BBC goes inside Al-Shifa hospital with the Israeli army
We clamber into the Al-Shifa hospital complex in darkness over a caved-in wall in the perimeter - knocked through with an armoured bulldozer on Tuesday to allow safer access for Israeli forces.
The BBC and one other television crew were the first journalists invited by the Israel Defense Forces (IDF) to view what Israel says it has found at the site.
Any extra light here is risky so we grope our way through the compound, following the heavily armed troops sent to escort us - stepping around makeshift tents, debris and sleeping people.
Doctors at the hospital say they have been working without power, food or water for days now - and that critically ill patients have died as a result, including newborn babies. People displaced by the fighting in Gaza have been sheltering in the hospital complex.
But Israel says Hamas also runs a network of underground tunnels, including under Al-Shifa hospital.
The masked special forces leading us into the building over debris and broken glass are a sign of how tense the situation still is here. Our presence, just a day after Israel took control of the hospital, speaks volumes about Israel's motivation to show the world why they are here.
In the brightly lit corridors of the MRI unit, Lieutenant Colonel Jonathan Conricus shows us three small stashes of Kalashnikovs, ammunition and bullet-proof vests - he says they have found around 15 guns in all, along with some grenades.
Lt Col Conricus also shows us some military booklets and pamphlets, and a map that he says is marked with potential entry and exit routes from the hospital.
What it tells us, he says, is that Hamas uses hospitals for military purposes.
"[And] we uncovered a lot of computers and other equipment which could really shed light on the current situation, hopefully regarding hostages as well."
The laptops, he says, contain photos and videos of hostages, taken after their kidnap to Gaza. There is also recently released footage, shared by Israeli police, of their interrogations of Hamas fighters arrested after the October attacks. The BBC was not shown what was on the laptops.
This, Lt Col Conricus said, suggested Hamas were here "within the last few days".
"At the end of the day, this is just the tip of the iceberg," he said. "Hamas aren't here because they saw we were coming. This is probably what they were forced to leave behind. Our assessment is that there's much more."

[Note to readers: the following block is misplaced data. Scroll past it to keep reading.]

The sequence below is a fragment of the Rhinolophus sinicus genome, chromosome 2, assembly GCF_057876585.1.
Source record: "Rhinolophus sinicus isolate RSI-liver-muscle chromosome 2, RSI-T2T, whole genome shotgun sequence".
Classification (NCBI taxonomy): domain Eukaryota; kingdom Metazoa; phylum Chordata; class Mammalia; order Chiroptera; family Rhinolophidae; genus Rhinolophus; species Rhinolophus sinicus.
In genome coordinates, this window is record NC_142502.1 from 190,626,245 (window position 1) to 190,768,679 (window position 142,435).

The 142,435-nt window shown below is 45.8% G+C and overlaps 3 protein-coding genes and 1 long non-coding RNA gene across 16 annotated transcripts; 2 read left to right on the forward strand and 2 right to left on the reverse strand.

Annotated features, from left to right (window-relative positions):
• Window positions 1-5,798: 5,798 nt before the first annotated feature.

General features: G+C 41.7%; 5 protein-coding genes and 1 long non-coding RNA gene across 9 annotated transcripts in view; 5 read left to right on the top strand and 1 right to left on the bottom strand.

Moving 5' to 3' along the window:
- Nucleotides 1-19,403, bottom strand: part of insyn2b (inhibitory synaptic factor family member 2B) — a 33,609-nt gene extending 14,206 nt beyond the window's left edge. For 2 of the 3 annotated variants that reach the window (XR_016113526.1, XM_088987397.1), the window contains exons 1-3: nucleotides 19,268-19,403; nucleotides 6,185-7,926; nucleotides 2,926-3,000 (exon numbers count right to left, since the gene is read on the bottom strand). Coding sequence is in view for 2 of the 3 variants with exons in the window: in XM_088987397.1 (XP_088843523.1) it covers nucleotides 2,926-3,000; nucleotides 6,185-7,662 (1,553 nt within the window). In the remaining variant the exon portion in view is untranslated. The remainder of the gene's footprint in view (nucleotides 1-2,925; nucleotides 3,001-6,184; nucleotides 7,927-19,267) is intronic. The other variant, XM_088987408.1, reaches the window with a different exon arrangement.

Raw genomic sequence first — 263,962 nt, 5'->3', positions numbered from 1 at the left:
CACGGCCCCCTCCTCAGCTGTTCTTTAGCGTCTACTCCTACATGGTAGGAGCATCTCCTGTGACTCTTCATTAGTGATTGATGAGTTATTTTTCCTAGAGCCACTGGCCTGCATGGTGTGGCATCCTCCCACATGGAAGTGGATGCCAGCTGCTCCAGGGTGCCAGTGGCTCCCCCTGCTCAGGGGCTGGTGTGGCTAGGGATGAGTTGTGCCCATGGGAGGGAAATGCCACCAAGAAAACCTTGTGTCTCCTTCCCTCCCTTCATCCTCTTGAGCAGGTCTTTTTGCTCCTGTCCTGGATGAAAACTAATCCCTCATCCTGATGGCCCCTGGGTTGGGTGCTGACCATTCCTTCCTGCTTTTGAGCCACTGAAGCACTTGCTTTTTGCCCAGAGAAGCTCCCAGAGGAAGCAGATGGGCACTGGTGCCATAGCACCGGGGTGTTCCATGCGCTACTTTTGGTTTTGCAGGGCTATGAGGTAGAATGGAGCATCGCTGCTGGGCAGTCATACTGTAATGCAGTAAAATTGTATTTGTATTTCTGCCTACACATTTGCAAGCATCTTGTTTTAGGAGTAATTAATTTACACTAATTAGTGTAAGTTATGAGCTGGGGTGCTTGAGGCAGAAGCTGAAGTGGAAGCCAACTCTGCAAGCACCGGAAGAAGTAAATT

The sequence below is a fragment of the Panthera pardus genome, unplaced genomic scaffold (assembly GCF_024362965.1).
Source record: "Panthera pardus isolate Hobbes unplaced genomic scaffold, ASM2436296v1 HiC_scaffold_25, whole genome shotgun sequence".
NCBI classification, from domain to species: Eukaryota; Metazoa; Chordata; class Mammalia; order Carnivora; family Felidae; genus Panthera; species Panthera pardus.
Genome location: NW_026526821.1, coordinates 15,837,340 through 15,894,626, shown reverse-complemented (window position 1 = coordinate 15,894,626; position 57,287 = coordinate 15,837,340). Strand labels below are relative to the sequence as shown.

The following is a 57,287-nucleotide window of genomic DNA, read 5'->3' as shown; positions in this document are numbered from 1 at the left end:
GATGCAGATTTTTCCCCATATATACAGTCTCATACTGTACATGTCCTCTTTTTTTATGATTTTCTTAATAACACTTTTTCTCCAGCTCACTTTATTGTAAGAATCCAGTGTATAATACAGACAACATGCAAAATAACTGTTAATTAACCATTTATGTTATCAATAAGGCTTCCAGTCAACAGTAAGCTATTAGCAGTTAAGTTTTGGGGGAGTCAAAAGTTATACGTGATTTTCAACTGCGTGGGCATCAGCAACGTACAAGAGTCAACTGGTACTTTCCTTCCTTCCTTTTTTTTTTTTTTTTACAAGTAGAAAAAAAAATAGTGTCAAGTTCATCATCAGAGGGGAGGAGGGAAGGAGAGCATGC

Israel's army has spent weeks fighting its way to the gates of the hospital. The streets around have seen some of the fiercest fighting in Gaza in the past few days.
Our visit was tightly controlled; we had very limited time on the ground and were not able to speak to doctors or patients there.
Our journey in to Gaza, in an armoured personnel carrier sealed tight from the darkness outside, traced the path of Israel's first major ground incursions into Gaza weeks ago.
On the screens inside the military vehicle, the agricultural land morphed slowly into distorted streets strewn with large pieces of debris, and the blurred outlines of shattered buildings.
Just south of Gaza City, we stopped to change vehicles, clambering out on to undulating mounds of twisted metal and large chunks of rubble and concrete.
Small groups of soldiers crouched over tiny campfires, cooking a makeshift dinner beside the rows of tanks. "It's a secret recipe," one winked.
Above them, buildings had collapsed in strange shapes. The rolling metal door of a shopfront hung cramped, halfway open.
A Star of David was scrawled on a wall in red spray-paint; inside it someone had written "IDF", and above it, the words: "Never Again".
The attacks of 7 October changed the calculation for Israel in its conflict with Hamas. It has vowed to end years of uneasy standoff, by destroying both the military and political power of Hamas, designated a terrorist organisation by the UK, US and others.
That means going into the heart of Gaza City, including inside Al-Shifa.
Israeli forces are still searching for the tunnels beneath the hospital that they believe Hamas fighters may have withdrawn to, perhaps with some of the hostages.
This building has become a central focus of Israel's war, described as a key command centre, even potentially the "beating heart" of Hamas operations.
And in the brutal information war that tails this conflict, this is Israel's moment of truth.
After almost 24 hours securing and searching the hospital, Israel says it has found weapons and other equipment that could help provide information on both Hamas fighters and the hostages. But it has its hands on neither.
We leave the hospital, and rumble down the wide avenue that leads to Gaza's coastal road. Gaza City is now ruled by tanks. The ghostly avenues look in places like an earthquake zone, the destruction is so severe.
It is clear what it took for Israel to get control of these streets.
More on Israel-Gaza war
- Follow live: Latest updates
- From Gaza: Giving birth with no painkillers under the bombs in Gaza
- From Israel: Hostages' fates haunt Israel as Gaza war intensifies
- Explained: The faces of hostages taken from Israel
- History behind the story: The Israel-Palestinian conflict
Additional reporting by Scarlett Barter and Dave Bull, BBC News.